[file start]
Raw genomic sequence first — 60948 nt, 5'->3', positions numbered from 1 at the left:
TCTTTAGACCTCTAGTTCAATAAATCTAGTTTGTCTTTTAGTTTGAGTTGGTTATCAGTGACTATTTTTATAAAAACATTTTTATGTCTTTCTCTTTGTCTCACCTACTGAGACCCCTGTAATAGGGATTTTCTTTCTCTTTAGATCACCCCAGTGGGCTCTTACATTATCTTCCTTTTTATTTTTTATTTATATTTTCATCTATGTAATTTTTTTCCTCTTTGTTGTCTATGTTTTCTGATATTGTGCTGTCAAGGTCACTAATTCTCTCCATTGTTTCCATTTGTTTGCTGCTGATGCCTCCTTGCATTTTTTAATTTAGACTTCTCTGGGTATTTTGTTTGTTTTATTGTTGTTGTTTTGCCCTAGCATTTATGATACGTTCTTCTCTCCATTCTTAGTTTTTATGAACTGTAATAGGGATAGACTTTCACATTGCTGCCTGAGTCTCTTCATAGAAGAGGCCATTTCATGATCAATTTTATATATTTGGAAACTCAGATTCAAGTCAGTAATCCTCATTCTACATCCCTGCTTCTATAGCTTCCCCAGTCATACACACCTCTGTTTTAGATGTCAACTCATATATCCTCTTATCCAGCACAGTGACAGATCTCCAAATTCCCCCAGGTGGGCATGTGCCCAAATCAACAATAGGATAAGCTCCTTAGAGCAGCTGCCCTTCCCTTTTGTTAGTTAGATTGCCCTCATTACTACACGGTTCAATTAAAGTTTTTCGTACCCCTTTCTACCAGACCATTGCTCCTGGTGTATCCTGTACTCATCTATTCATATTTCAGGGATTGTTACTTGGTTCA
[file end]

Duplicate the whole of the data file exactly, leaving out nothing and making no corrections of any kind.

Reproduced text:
Raw genomic sequence first — 60948 nt, 5'->3', positions numbered from 1 at the left:
TCTTTAGACCTCTAGTTCAATAAATCTAGTTTGTCTTTTAGTTTGAGTTGGTTATCAGTGACTATTTTTATAAAAACATTTTTATGTCTTTCTCTTTGTCTCACCTACTGAGACCCCTGTAATAGGGATTTTCTTTCTCTTTAGATCACCCCAGTGGGCTCTTACATTATCTTCCTTTTTATTTTTTATTTATATTTTCATCTATGTAATTTTTTTCCTCTTTGTTGTCTATGTTTTCTGATATTGTGCTGTCAAGGTCACTAATTCTCTCCATTGTTTCCATTTGTTTGCTGCTGATGCCTCCTTGCATTTTTTAATTTAGACTTCTCTGGGTATTTTGTTTGTTTTATTGTTGTTGTTTTGCCCTAGCATTTATGATACGTTCTTCTCTCCATTCTTAGTTTTTATGAACTGTAATAGGGATAGACTTTCACATTGCTGCCTGAGTCTCTTCATAGAAGAGGCCATTTCATGATCAATTTTATATATTTGGAAACTCAGATTCAAGTCAGTAATCCTCATTCTACATCCCTGCTTCTATAGCTTCCCCAGTCATACACACCTCTGTTTTAGATGTCAACTCATATATCCTCTTATCCAGCACAGTGACAGATCTCCAAATTCCCCCAGGTGGGCATGTGCCCAAATCAACAATAGGATAAGCTCCTTAGAGCAGCTGCCCTTCCCTTTTGTTAGTTAGATTGCCCTCATTACTACACGGTTCAATTAAAGTTTTTCGTACCCCTTTCTACCAGACCATTGCTCCTGGTGTATCCTGTACTCATCTATTCATATTTCAGGGATTGTTACTTGGTTCA